After vetoing trades in place with the St. Louis Cardinals and San Francisco Giants via his no-trade clause, Marlins slugger Giancarlo Stanton accepted a deal that will send him (and $30 million of the $295 million in salary owed to him over the next decade) to the Yanks for a laughable fee: infielder Starlin Castro and two far-off minor leaguers in low-A righty Jorge Guzman and infielder Jose Devers, who turned 18 on Thursday.
Whether or not Jeter deserves credit for steering his team’s prized outfielder to the team he won five World Series with, Yankees Twitter was ready to give it to him.
[extremely life-long Yankees fan voice] Jeetah
— ☕netw3rk (@netw3rk) December 9, 2017
Yankees didn’t get Ohtani the offseason is a total bust…OH MY GOD HERE COMES JETER OUTTA NOWHERE pic.twitter.com/2aEJKse64r
— Joseph Flynn (@ChinaJoeFlynn) December 9, 2017
“I don’t want to play for the #Yankees ”
“Get outta the way kid… I DO” pic.twitter.com/KDnGjLStL3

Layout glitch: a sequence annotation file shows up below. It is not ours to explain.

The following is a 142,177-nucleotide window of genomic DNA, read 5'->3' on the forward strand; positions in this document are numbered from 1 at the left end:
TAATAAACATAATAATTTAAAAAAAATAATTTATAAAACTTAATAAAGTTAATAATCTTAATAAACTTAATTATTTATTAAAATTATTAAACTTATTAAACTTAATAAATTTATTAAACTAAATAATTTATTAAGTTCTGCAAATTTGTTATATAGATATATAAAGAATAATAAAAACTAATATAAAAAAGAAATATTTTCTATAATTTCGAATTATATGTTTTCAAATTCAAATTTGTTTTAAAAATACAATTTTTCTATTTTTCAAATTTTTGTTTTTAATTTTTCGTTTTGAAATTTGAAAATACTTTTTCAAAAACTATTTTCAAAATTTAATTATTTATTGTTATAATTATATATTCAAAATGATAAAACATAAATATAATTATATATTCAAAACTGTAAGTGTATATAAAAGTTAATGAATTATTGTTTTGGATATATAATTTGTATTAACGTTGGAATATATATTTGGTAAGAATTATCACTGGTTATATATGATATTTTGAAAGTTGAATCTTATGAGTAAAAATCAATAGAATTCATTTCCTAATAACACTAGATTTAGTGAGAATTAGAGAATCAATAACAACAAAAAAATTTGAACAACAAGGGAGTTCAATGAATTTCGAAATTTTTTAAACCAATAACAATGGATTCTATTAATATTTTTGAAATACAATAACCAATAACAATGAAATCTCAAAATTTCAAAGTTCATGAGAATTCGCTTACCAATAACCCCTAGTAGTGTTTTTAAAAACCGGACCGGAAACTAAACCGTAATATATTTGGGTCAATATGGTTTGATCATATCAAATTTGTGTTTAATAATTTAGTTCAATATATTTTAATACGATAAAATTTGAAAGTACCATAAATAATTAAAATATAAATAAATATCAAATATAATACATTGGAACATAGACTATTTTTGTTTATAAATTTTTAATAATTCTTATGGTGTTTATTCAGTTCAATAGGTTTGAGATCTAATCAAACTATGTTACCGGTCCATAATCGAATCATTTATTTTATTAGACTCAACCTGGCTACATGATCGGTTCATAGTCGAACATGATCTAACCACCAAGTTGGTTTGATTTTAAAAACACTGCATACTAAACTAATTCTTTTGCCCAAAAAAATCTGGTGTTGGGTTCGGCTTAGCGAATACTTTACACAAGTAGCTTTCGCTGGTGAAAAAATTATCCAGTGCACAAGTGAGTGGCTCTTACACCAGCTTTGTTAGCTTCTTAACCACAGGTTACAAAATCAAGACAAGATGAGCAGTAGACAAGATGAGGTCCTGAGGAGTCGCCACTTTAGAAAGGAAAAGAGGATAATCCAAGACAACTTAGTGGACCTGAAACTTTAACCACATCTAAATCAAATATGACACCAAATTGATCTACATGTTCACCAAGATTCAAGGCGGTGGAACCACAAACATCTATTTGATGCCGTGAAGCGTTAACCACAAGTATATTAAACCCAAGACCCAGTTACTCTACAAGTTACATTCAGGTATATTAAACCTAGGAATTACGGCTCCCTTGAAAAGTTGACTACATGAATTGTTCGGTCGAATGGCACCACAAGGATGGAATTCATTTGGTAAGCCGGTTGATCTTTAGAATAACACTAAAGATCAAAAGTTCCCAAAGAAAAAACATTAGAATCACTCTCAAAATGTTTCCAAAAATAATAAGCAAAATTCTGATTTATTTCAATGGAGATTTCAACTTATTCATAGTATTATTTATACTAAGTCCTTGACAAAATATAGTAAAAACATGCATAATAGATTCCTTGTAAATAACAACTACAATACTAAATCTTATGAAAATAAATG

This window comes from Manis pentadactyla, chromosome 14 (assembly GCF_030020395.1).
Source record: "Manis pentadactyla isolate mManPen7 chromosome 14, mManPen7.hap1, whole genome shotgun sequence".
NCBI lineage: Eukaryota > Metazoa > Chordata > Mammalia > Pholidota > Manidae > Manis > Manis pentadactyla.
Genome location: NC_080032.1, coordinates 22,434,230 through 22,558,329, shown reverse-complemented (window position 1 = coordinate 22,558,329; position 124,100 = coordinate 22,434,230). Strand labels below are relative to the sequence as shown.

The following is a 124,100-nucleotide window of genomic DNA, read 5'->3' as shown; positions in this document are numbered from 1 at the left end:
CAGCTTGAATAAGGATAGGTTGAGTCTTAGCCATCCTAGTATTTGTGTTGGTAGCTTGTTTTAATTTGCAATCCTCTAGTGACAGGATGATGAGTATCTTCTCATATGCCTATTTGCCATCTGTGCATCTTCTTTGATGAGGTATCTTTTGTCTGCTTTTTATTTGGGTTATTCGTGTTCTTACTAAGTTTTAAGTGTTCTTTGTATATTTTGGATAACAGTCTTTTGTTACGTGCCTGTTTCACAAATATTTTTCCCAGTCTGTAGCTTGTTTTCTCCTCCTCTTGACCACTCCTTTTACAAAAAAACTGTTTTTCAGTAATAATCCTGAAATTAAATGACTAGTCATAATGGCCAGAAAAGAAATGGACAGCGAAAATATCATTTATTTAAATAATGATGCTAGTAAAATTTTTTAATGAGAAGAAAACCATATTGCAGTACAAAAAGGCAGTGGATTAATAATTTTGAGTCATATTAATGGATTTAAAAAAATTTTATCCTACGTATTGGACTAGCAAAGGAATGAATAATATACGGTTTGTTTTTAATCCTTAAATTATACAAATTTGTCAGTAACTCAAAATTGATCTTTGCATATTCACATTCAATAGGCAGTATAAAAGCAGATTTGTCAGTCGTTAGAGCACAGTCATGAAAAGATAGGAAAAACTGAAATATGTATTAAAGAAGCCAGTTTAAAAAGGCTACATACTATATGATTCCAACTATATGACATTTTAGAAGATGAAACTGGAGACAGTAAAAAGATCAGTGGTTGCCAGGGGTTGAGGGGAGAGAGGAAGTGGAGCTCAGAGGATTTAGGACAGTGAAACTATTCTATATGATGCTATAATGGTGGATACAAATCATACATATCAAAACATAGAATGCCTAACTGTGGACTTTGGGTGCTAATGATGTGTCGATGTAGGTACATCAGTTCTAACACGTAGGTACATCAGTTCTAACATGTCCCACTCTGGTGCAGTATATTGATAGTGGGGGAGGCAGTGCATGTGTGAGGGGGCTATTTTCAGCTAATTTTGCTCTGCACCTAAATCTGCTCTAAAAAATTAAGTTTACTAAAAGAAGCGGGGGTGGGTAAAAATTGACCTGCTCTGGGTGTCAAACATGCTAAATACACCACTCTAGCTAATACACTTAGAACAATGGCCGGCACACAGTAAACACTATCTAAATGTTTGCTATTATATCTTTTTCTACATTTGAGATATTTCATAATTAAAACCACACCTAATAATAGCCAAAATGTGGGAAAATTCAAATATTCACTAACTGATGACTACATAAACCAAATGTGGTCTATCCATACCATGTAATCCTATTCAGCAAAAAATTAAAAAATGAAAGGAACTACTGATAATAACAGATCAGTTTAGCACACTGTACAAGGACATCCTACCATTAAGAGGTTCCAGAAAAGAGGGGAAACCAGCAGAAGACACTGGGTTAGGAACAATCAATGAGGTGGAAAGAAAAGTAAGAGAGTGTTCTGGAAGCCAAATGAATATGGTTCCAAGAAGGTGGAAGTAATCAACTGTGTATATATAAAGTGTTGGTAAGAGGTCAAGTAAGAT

— NYK-NYJ-NYY-4life (@knicksjets4life) December 9, 2017
Non-Yankees fans, however, thought the Marlins trade was fishy.
A quick recap: Jeter bought the Marlins using mostly other people’s money, completely gutted them, pushed out a bunch of longtime employees, and traded their once-in-a-Generation player to the Yankees.
— Bill Simmons (@BillSimmons) December 9, 2017
Baseball teaming up with Jeter to give him a baseball team – and Jeter turning around and trading the MVP to his old team while screwing South Florida — feels like Wall Street fraud
— Dan Le Batard Show (@LeBatardShow) December 9, 2017
Amended Derek Jeter #Yankees resume:
2001, Mr. November
2017, Mr. December
— Rich Eisen (@richeisen) December 9, 2017
BREAKING: Derek Jeter sells Marlins, buys Angels, trades Mike Trout to Yankees for Brett Gardner and a hot dog. #Stanton
— Chris D’Orso (@cdorso) December 9, 2017
The greatest trick Derek Jeter ever pulled was convincing the Marlins he wasn’t working for the Yankees
— Igor Shteyrenberg (@igor_s__) December 9, 2017
In Jeter’s defense: Because of Stanton’s no-trade clause, given to him before the former Yankees shortstop‘s arrival, Miami had very little leverage. The outfielder, masher of a majors-leading 59 homers and 132 RBI, had already rejected two locales, severely limiting the Marlins front office’s options.
Still, fair or not, it’s not the best look.